Milwaukee picked up a Horizon League win on Friday night as guard Brock Stull knocked in a buzzer-beater to topple Cleveland State.
Stull only had four points on the night as he played 30 minutes and finished with five assists and six rebounds.
Oregon released a statement on Friday afternoon that said star forward Dillon Brooks had seen doctors and was in a walking boot, but gave no further update on his condition.
Brooks suffered what the program termed a “lower leg injury” on Thursday night against Cal. The injury was to his left leg – on replay, it looked like he rolled his ankle – which is concerning because his left foot is the foot that he injured over the summer, which caused him to miss the first three games of the season.
“He’ll be evaluated in the next couple of days and see where he’s at,” head coach Dana Altman said after Thursday’s game.
Allonzo Trier’s most recent drug test came back negative, meaning that the leading returning scorer for the Wildcats will be eligible to play on Saturday when Arizona plays a visit to UCLA.
Trier had been suspended for the first 19 games of the season following a positive test for a performance-enhancing drug. He appealed to the NCAA and actually won, claiming that he unknowingly ingested the substance after someone he trusted gave him a product to help him recover from a car accident during the offseason.
The NCAA’s stipulation, however, was that he could not play until the PED had cleared his system.
Trier averaged 14.8 points last season for Arizona. He’ll join a back court that already includes Kadeem Allen, Rawle Alkins and Kobi Simmons, as well as Kadeem Allen and Parker Jackson-Cartwright. Along with Lauri Markkanen, who has the look of a lottery pick, Trier was expected to be Arizona’s best player this season. While he has not been allowed to play this year, Trier has been practicing and traveling with the team. It may take him a while to work his way back into game shape and into the flow of the team, but it won’t be because he’s rusty.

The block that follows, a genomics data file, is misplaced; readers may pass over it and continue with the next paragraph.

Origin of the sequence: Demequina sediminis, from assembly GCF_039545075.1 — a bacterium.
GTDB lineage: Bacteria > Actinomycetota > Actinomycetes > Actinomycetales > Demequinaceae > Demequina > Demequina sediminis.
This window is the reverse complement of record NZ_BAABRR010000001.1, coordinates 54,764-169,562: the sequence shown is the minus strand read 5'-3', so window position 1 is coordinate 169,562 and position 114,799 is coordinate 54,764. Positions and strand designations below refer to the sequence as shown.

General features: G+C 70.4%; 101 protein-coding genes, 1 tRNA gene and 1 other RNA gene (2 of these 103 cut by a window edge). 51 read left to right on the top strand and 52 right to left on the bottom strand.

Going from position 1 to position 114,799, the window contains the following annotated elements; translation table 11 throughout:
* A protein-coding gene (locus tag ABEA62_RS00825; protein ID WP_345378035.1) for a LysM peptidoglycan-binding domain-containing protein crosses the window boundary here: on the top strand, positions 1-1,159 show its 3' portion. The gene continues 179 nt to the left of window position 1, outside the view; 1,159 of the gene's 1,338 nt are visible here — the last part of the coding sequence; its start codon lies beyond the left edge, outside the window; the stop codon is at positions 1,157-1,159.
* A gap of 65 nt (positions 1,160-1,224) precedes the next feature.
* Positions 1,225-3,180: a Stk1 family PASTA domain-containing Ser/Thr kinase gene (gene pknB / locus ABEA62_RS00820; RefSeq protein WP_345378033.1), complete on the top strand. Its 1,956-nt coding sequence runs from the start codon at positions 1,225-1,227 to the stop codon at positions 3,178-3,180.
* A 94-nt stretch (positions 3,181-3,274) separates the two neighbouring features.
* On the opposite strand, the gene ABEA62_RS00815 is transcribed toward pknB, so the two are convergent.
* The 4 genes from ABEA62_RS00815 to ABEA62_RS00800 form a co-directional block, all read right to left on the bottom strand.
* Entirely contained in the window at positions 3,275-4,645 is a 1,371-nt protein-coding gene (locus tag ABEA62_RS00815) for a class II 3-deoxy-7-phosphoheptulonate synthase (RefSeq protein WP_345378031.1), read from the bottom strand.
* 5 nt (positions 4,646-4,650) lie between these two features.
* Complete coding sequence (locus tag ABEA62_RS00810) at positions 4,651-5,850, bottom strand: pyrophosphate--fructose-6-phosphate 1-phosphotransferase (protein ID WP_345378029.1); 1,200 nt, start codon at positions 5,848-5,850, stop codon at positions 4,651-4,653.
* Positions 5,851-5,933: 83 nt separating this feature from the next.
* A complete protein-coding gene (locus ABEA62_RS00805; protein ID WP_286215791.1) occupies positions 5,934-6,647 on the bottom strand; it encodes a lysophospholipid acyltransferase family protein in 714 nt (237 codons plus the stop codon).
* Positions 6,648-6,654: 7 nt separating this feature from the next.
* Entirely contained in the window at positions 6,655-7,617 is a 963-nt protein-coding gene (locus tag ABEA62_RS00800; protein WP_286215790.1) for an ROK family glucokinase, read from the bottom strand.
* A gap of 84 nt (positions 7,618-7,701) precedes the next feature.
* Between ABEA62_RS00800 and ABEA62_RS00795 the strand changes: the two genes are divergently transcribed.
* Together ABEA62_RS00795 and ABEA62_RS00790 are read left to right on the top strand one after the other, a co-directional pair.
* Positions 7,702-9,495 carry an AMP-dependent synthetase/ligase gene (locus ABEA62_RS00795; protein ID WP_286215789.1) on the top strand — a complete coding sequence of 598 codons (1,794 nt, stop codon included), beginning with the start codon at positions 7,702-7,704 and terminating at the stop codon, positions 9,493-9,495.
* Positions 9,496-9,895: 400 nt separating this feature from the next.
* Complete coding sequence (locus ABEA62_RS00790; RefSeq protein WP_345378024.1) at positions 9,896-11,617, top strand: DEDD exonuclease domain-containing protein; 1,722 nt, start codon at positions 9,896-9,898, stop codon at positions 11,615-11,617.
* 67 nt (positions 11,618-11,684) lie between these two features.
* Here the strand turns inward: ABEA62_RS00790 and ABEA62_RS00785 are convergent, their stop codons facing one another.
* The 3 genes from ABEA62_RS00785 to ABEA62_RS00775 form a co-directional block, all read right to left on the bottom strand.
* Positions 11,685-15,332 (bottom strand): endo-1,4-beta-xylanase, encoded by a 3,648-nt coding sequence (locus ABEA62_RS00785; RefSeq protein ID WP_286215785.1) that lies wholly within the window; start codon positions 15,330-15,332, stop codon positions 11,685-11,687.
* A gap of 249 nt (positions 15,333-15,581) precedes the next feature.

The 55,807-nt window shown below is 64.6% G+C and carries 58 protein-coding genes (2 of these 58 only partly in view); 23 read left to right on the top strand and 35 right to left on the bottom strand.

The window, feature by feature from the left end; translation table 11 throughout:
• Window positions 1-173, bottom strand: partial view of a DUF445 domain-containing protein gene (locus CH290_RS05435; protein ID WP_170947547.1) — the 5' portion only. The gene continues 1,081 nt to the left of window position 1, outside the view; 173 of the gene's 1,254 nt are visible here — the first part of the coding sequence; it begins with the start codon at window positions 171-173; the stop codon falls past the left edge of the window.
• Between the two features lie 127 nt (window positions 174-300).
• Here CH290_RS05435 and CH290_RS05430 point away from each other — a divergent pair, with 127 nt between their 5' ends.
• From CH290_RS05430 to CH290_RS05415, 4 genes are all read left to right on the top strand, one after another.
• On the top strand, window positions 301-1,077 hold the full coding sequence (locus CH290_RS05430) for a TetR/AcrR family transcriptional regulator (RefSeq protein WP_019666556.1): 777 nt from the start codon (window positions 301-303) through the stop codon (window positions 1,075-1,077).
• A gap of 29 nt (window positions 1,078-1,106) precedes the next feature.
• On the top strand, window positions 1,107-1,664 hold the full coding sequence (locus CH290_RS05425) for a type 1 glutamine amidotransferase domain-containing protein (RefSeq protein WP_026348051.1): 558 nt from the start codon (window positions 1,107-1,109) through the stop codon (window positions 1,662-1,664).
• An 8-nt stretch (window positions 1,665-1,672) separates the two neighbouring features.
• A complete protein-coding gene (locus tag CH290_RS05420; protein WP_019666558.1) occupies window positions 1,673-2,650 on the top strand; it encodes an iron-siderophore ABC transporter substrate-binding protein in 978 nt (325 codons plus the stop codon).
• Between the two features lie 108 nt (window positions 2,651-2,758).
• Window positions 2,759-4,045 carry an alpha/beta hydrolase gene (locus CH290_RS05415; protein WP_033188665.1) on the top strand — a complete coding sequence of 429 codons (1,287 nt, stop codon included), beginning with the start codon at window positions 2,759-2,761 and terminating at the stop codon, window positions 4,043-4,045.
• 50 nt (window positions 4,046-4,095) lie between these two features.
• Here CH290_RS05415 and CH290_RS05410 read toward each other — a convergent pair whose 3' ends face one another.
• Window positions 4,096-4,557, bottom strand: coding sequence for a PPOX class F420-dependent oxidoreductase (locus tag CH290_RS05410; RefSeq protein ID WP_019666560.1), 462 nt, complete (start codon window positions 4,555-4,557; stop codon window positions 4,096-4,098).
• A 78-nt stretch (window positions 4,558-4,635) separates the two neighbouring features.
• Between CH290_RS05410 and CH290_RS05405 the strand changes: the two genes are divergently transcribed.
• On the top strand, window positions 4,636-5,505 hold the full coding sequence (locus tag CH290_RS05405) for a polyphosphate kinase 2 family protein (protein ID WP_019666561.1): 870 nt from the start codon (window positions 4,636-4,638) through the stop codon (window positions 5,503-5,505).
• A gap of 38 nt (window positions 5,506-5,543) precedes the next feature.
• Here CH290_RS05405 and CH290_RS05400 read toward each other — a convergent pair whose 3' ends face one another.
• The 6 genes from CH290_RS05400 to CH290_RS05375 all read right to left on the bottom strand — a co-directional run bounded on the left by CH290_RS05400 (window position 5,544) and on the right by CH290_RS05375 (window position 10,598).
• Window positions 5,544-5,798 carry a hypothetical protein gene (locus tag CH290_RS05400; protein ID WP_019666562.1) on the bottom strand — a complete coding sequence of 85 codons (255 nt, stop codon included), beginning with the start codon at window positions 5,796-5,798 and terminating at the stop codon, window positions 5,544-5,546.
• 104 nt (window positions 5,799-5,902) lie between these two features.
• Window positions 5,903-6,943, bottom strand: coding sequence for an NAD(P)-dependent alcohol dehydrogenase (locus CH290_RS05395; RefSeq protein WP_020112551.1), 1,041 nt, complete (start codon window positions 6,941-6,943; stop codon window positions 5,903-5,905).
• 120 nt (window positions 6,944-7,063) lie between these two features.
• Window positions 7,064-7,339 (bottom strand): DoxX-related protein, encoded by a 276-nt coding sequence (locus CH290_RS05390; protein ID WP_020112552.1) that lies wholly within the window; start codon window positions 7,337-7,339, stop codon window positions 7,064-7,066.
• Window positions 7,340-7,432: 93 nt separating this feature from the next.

The Wildcats are currently 17-2 on the year and 6-0 in the Pac-12. They play No. 3 UCLA in Pauley Pavilion on Saturday. The Bruins are a game out of first place in the conference standings.
Myles Davis announced in a post on twitter on Friday evening that he will be leaving the Xavier basketball team.
“I would like to thank everyone and Xavier for allowing me to get my degree but my family and I have decided that it is time for me to move on from Xavier and start a new chapter in my life,” Davis wrote in the statement. “Wish my teammates the best of luck the rest of the season.”
Davis averaged 10.8 points and 4.1 assists while shooting 38.1 percent from three as a junior in 2015-16, and his skill set would have filled a void that the Musketeers are currently missing on their roster.
But he was suspended for the first 15 games of the regular season following a pair of incidents involving an ex-girlfriend over the summer, and since being reinstated to the team just three games ago, Davis has averaged 11 minutes, scored just two points and shot 0-for-8 from the field and 0-for-6 from three.